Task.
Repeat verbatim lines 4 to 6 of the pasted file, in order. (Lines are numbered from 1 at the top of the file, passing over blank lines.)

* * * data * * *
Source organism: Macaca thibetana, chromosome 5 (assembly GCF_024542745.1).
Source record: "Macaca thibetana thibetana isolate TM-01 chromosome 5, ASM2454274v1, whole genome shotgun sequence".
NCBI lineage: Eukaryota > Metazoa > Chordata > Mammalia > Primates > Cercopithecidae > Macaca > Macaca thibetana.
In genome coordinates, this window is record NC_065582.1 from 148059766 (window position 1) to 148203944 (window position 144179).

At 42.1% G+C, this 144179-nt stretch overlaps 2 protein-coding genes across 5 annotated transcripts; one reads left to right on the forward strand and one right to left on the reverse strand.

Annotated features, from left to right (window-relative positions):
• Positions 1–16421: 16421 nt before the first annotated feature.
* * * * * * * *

In genome coordinates, this window is record NC_065582.1 from 148059766 (window position 1) to 148203944 (window position 144179).

At 42.1% G+C, this 144179-nt stretch overlaps 2 protein-coding genes across 5 annotated transcripts; one reads left to right on the forward strand and one right to left on the reverse strand.

Annotated features, from left to right (window-relative positions):